Use of generators is discouraged as the alternator provides cleaner, less noise, and steadier power for the EFI system. If you plan to use a generator, it is highly recommended to install a power conditioner (capacitor box) inline to minimize the power spikes. One wire alternators (Converted LM) are easily obtainable and at swap meets and other Corvair members/vendors. Early models swap will require a new Delcotron and Alternator. On late models (1965-1960) cars, the ECM/Relay panel is designed to be mounted at the old external regulator location.
The Corvair EFI installation is simple if taken in small areas and verify each operation as you install.
- Remove Old System
- Install Fuel System (Tank to Engine Bay)
- Install EFI TBIs
- Install Wiring Harness.
- Check with Tuner Studio.
Safety: Have a fire extinguisher or other items handy for your safety when working with fuel. Gasoline is very flammable and can get out of hand very quickly. Minimize the use of rubber hose as it does not resist fire or abrasion. If you are not comfortable doing your fuel line work, you may want to find someone more experienced to help. You may lose your car or even your life…. so think about safety in all aspects of installation, testing, repair and driving.
Remove Old System: Before removing your system, make sure that your engine is pointed to #1 plug wire position. This will aid in the installation and ensure a quick and easy start after installation. You must remove the Carbs, Fuel Lines, round fuel pump and fuel pump rod. (take the Linkage off also and lay aside as you will reuse these items). Do not remove the inside Carb stud as it needs no adjustment. The outside stud will need 1/2″ removed from the bottom (course threads) to in sure proper fit of the throttle body.
Tank/Line Condition: You must first ask yourself….. and be honest about the condition of your tank. If your tank has rust and garbage, these items will go through the pump and destroy it…. period. If your tank is not in good shape or is suspect, remove tank, have it cleaned or install a new one. Corvair tanks are over 50 years old and most have rust and is recommended that tank is removed and cleaned. This will put your Corvair on the side of the road and one of the last things you want to scrimp on. The 68/69 and Turbos have a return line already built in, but is very restrictive due to its small size. We recommend replacing the return line with 5/16″ Steel tube.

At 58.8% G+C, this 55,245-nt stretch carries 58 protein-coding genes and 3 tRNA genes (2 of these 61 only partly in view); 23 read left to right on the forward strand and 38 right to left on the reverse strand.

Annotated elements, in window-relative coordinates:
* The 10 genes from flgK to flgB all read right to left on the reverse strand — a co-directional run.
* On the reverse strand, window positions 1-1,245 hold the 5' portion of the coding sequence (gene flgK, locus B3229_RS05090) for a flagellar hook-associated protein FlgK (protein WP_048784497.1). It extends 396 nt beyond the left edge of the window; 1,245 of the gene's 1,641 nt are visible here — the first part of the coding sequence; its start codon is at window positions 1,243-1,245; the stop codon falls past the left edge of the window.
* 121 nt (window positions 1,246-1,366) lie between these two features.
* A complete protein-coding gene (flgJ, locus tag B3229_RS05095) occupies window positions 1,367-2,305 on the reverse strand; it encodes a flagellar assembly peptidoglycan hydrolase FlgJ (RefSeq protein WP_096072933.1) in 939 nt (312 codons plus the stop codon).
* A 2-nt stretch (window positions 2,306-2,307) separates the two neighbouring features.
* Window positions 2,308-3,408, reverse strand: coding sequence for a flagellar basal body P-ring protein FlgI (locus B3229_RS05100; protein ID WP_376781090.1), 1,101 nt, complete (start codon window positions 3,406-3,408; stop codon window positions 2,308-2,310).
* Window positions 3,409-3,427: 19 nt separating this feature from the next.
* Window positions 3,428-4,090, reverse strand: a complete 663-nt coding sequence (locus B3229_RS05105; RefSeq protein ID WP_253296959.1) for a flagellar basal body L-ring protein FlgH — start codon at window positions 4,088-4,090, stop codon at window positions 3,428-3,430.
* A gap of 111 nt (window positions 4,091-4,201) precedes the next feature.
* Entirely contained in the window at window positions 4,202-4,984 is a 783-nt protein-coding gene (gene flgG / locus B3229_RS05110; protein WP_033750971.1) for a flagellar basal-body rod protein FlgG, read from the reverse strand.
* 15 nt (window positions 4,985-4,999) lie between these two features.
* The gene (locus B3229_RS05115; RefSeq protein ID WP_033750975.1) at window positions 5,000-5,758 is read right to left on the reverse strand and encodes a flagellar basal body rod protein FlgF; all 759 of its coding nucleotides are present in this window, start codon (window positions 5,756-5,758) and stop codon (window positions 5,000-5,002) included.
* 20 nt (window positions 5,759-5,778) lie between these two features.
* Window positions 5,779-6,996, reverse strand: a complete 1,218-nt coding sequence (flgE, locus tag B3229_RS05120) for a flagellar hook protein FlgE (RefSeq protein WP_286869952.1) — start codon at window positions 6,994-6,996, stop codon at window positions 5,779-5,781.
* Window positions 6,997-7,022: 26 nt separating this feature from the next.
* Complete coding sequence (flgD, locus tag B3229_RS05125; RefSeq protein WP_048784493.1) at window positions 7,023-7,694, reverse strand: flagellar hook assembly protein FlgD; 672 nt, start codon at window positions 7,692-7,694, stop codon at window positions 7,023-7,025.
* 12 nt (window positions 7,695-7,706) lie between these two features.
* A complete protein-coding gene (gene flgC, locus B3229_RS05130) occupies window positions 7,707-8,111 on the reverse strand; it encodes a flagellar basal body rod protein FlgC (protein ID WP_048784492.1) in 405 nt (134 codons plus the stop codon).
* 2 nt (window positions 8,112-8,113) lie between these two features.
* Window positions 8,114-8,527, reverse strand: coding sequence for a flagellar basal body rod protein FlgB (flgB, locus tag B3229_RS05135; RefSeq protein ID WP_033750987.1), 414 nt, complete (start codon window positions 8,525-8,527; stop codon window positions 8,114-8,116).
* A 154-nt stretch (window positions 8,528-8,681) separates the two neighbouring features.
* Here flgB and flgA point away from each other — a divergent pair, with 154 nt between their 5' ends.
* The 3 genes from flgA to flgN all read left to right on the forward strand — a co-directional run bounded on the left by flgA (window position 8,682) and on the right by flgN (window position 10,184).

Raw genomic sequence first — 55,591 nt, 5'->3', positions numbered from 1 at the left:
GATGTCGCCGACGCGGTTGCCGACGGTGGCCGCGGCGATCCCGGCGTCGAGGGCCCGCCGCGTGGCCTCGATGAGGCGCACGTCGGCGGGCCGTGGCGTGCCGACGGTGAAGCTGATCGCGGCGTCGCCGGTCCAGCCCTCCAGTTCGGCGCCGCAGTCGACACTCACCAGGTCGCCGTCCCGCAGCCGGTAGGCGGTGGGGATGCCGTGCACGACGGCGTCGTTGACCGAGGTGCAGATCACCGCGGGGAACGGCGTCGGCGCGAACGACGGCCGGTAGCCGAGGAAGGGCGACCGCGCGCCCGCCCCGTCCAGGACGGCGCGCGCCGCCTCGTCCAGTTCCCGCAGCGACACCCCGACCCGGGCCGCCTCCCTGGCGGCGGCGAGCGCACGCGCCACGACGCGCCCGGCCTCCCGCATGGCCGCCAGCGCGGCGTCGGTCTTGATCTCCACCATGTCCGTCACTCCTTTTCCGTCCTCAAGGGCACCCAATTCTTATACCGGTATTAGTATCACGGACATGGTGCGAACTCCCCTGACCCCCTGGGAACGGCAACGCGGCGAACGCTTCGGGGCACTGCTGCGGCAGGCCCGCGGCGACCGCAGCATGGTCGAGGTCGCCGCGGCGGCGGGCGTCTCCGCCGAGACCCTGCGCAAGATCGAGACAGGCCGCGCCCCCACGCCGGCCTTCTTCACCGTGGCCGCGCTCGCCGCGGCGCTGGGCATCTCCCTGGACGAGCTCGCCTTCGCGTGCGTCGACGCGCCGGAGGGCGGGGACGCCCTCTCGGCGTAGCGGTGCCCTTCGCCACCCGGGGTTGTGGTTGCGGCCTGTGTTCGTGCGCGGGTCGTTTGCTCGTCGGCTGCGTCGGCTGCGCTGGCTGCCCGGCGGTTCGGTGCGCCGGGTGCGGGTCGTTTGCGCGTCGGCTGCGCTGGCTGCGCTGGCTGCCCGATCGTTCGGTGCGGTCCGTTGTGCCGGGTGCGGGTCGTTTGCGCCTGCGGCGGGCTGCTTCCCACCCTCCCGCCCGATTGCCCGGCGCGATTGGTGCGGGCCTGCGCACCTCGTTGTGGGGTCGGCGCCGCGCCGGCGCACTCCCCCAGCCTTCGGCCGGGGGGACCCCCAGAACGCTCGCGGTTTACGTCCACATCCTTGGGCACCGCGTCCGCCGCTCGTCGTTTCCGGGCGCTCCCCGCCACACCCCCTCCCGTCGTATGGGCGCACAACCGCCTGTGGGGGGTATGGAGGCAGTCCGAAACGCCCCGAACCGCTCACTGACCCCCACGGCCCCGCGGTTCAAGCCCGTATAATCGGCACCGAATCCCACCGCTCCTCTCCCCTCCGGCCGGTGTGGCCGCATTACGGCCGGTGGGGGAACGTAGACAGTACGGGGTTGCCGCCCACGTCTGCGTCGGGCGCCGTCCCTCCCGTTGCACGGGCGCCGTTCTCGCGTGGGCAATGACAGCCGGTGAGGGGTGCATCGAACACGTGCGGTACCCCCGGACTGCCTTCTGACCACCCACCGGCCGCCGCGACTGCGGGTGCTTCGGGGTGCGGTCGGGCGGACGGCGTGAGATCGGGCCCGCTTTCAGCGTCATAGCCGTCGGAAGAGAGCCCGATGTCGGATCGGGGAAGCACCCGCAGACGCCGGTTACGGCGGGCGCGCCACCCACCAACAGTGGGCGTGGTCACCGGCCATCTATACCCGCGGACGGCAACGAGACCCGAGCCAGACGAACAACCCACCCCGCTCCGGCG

Fuel Pumps: Before you start, You must decide which method of fuel delivery is right for you. They are 3 fuel system methods:
- Fuel Pump in Tank: (most difficult, but quite and low failure rate)
- External High Pressure pump: (Pump under passenger floor) Noisier than all others
- External 2 Pumps: One (1) low pressure pump under passenger floor and One (1) high pressure pump behind firewall area (above differential/starter area). This allows the repair or replacement of pumps without removing tank and also has a filter between the low and high pressure pumps for high pressure pump protection.
The fuel return 5/16″ Steel tube must be ran regardless of system chosen from the FPR (Fuel Pressure Regulator) to the tank neck Nozzle. It is recommended to remove the fuel inlet nozzle *neck”, braze in a 5/16″ steel tube (2″ in length) and attach to the return line. An alternate way would to drill and install grommet with fitting as as it will not require brazing, but the neck must still be removed. Excess fuel will flow from FPR to tank to be recycled through system. Line must be brazed in or some other leak proof way of rerouting fuel back to tank in a manner that allows for reassembly of the nozzle back into the Corvair through the fuel door/slot opening. DO NOT PERFORM ON CORVAIR – IT MUST BE REMOVED.
The main fuel line can be reused as long as rust is not an issue and should be replaced if you are unsure. It connects to the Fuel pressure regulator Inlet marked in yellow. You will have to attach a rubber hose between the Inlet and your line to your tank. We have a barbed fitting that you will attach the fuel line too, but you may need to put a “bump” and use a worm clamp on your line to insure it does not slip off under high pressure.